Derek Gaspar, Caroline Neff and Carrie Coon in “Three Sisters” at the Steppenwolf Theatre Photo by Michael Brosilow

The costumes may reflect an earlier era, but Anton Chekhov’s “Three Sisters,” written in 1900, has comfortably found updated language and relatable circumstances thanks to the direction of Evanston’s Tony Award-winning Steppenwolf ensemble member Anna D. Shapiro and a fresh adaptation by Tony Award- and Pulitzer Prize-winning ensemble member Tracy Letts.

The play centers around the attempt by Russia’s withering privileged class to find meaning in a world reborn. It is timeless in its ability to push forth every awkward dynamic facing families of today – parents have passed away; the family struggles with their change in fortune. The eldest of three sisters (Olga, played by Ora Jones) minds in motherly fashion; the middle sister (Masha, played by Carrie Coon), married too young, strays from her husband and into the arms of Vershinin (John Judd); and the youngest sister (Irina, played by Caroline Neff) settles for romance with Baron Tusenbach (Derek Gaspar of Wilmette) while yearning for her one true love – Moscow.  Meanwhile the only brother (Andrey, played by Dan Waller) mortgages the family home to pay off his gambling debts; the longtime family friend (Ivan Chebutykin, played by Scott Jaeck of Wilmette) excessively tips the flask in hopes of coming to terms with his love for the girls’ late mother; and everyone talks about the sister-in-law (Natasha, played by Alana Arenas) behind her back. 

“Three Sisters” is like everyone’s worst dysfunctional family holiday, but with corsets and long skirts.  And it works – humor and all.

The stage, managed by Evanston’s Laura Glenn, opens with a monumental framed painting of birch trees and the superimposed Prozorov family estate. Looming throughout most of the play, the backdrop elegantly serves both interior and exterior scenes, seamlessly enabling Ms. Shapiro to govern a seasoned cast that has worked hard to develop difficult characters. Thanks to Mr. Letts’ revised dialogue, frustrated sisters and their counterparts are able to fling modern-day language and even a few four-letter words when they have had enough. American idioms are used frequently and make for a refreshing twist on early Russian literature.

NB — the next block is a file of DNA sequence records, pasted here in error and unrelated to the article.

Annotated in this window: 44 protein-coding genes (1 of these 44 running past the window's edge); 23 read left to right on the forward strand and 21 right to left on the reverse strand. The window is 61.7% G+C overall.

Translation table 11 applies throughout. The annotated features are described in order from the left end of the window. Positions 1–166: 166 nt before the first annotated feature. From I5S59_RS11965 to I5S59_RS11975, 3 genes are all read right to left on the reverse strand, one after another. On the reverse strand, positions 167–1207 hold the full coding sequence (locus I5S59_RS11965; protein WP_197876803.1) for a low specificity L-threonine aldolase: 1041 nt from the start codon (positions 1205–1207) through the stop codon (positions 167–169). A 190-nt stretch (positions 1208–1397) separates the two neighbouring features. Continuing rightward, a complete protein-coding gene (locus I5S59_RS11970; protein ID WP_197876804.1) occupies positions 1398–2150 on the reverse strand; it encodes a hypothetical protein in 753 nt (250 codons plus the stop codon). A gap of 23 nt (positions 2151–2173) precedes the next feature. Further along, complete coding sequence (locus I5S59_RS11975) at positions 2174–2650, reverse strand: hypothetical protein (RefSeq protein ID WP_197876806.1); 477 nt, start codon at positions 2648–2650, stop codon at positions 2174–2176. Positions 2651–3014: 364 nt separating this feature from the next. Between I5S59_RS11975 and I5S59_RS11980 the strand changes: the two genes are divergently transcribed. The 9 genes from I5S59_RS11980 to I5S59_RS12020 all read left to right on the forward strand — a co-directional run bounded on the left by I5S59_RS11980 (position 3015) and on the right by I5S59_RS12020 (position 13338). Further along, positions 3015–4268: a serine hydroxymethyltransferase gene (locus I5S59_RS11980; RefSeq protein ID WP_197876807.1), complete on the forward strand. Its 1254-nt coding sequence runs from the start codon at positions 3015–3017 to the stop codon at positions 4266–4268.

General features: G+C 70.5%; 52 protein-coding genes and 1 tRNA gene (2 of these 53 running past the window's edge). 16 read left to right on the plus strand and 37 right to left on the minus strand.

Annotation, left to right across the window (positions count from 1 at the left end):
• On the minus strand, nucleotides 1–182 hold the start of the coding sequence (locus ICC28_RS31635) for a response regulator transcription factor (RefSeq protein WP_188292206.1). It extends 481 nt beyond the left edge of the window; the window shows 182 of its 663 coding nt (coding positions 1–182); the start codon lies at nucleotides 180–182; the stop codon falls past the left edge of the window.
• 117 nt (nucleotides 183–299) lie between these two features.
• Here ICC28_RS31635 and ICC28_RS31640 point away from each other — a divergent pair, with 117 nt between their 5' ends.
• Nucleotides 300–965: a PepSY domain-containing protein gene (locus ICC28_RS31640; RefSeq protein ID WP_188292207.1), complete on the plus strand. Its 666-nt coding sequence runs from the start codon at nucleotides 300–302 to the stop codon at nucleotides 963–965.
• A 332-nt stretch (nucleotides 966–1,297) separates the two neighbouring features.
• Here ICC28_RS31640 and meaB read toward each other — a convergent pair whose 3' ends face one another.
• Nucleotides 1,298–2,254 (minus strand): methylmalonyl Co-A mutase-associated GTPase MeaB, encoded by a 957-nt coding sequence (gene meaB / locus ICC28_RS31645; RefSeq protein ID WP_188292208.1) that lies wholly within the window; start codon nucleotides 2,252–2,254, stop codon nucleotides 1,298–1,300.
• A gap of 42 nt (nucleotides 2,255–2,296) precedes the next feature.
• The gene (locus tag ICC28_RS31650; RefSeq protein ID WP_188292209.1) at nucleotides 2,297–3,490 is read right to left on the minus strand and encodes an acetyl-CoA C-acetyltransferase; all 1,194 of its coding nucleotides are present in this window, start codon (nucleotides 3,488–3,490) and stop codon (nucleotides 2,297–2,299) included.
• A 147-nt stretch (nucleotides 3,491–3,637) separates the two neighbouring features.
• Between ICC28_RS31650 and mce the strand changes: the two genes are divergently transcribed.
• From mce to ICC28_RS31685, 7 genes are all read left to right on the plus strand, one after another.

Whether there is in fact a plot is a question that Chekhov fans have debated for more than a century.  “Three Sisters” is more of a weaving of themes and unchanging universal truths.  The characters continue to ponder life’s meaning, noting that it all goes too quickly, and that aging is a challenge – or “Getting old is a drag,” as Vershinin (John Judd) exclaims. “What’s it all about?” That is for the audience to decide. Chekhov reminds the audience of the mysterious agony and grandeur essential to the universal quest for happiness. But happiness, like Moscow, always seems so far away.

Anna D. Shapiro joined the Steppenwolf Theatre Company ensemble in 2005 and was awarded the 2008 Tony Award for Best Direction of a Play for “August: Osage County” (Steppenwolf Theatre Company, Broadway, London). She was nominated in 2011 in the same category for “The Motherf**ker with the Hat” (The Public Theater, LAByrinth Theater Company). 

Ms. Shapiro has numerous other directing credits in Chicago, New York and abroad. She is a full professor in Northwestern University’s Department of Theatre and has served as the director of the MFA in Directing program since 2002.

Tickets for and other information about “Three Sisters” are available at The show runs through Aug. 26.